What to Look for in Toothpaste

Many of us are guilty of using the wrong parameters for toothpaste selection. Some might opt for the toothpaste with the most popular children’s character, while some assume toothpaste is toothpaste and just go for the least expensive. Then there are those who intentionally shop for “natural,” fluoride-free toothpaste.

As your experts in children’s dentistry, we’re here to tell you that your choice of toothpaste matters. Fortunately, there’s a simple way to tell if you’ve got a toothpaste that will protect your children’s teeth or one that will just have them going through the motions.

Look for the ADA Seal.

Tom's Fluoride Toothpaste ADA Seal kids fluoride toothpaste

Even brushing and flossing every day won’t be enough to prevent cavities if the toothpaste is fluoride-free. If the product has a seal from the ADA (American Dental Association), that means the product has been tested and deemed safe and effective. It’s important to note that toothpaste products won’t be granted an ADA Seal of Acceptance if they don’t contain fluoride.

Toothpastes to Avoid

fluoride free toothpastefluoride-free Colgate fluoride free burt's

On these toothpastes, there’s no ADA seal. Fluoride isn’t listed as an active ingredient. Note that toothpastes for training infants and toddlers — kids who are too young to rinse and spit after brushing — sometimes don’t contain fluoride and are safe to swallow, but talk to our office before going that route for any length of time.

What’s All the Fuss About?

toothpaste tip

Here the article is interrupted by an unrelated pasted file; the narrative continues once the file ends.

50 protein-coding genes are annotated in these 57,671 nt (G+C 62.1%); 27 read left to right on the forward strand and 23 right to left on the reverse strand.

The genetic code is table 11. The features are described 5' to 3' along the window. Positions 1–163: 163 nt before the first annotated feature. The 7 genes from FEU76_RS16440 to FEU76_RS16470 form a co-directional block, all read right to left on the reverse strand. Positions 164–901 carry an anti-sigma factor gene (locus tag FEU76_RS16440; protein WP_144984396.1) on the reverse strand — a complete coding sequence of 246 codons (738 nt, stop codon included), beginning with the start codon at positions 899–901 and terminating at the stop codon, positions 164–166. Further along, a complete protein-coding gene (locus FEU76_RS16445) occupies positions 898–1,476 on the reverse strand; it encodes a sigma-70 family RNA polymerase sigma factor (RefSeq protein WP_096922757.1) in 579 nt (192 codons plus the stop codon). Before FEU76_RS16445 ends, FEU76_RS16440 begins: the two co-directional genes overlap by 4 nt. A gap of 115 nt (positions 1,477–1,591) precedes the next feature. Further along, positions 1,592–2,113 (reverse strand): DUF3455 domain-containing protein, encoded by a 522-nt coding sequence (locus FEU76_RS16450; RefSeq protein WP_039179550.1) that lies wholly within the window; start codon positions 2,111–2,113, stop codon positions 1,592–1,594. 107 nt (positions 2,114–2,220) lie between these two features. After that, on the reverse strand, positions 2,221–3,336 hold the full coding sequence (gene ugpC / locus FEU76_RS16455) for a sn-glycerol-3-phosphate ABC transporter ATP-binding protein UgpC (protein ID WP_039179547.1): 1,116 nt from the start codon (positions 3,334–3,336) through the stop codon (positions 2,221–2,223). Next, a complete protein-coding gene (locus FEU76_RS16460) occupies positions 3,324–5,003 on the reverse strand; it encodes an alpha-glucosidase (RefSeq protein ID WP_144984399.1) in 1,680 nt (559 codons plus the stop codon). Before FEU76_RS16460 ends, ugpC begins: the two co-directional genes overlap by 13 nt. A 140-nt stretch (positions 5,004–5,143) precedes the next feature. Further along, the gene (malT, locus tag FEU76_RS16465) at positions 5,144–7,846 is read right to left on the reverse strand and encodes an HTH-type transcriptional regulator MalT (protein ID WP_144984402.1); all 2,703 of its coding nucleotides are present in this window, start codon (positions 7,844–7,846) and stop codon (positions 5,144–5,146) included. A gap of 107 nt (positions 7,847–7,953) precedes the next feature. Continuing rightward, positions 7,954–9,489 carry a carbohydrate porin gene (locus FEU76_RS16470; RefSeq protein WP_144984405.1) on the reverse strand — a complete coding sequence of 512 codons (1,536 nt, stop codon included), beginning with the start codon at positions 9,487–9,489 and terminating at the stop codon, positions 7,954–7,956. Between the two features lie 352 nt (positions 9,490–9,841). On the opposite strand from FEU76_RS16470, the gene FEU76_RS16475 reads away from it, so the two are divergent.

Many nutrients, even those essential for good health, can cause problems if consumed in great quantities. Natural fluoride is no different.

The amount of fluoride present in toothpaste is not great enough to pose significant health risks, but it still shouldn’t be swallowed. High intake levels could lead to fluorosis (enamel discoloration), though that’s primarily a cosmetic concern. It ranges from mild white flecks to brown spots on the teeth.

Most people, especially children, use far more toothpaste than is necessary. Very young children should be supervised so they learn to brush properly. Ensure that they spit rather than swallow the toothpaste.

From the time their first tooth arrives until they are three years old, children should use a dab of toothpaste the size of a grain of rice. From three to six years of age, they can move up to a pea-sized dab of toothpaste.

These amounts keep fluoride at acceptable levels (even if the kids accidentally swallow the toothpaste) while still providing ample benefit to oral health. There has been no evidence showing an association between the recommended amount of fluoride for preventing tooth decay and any harmful effects.

Choose Fluoride Toothpaste

Parents want the best for their children. It’s not always easy to know the right thing to do as a parent, but in the case of toothpaste, the choice is clear. Choose a fluoride toothpaste with the ADA Seal of Acceptance for the best chance at preventing tooth decay.


Dr. Duffy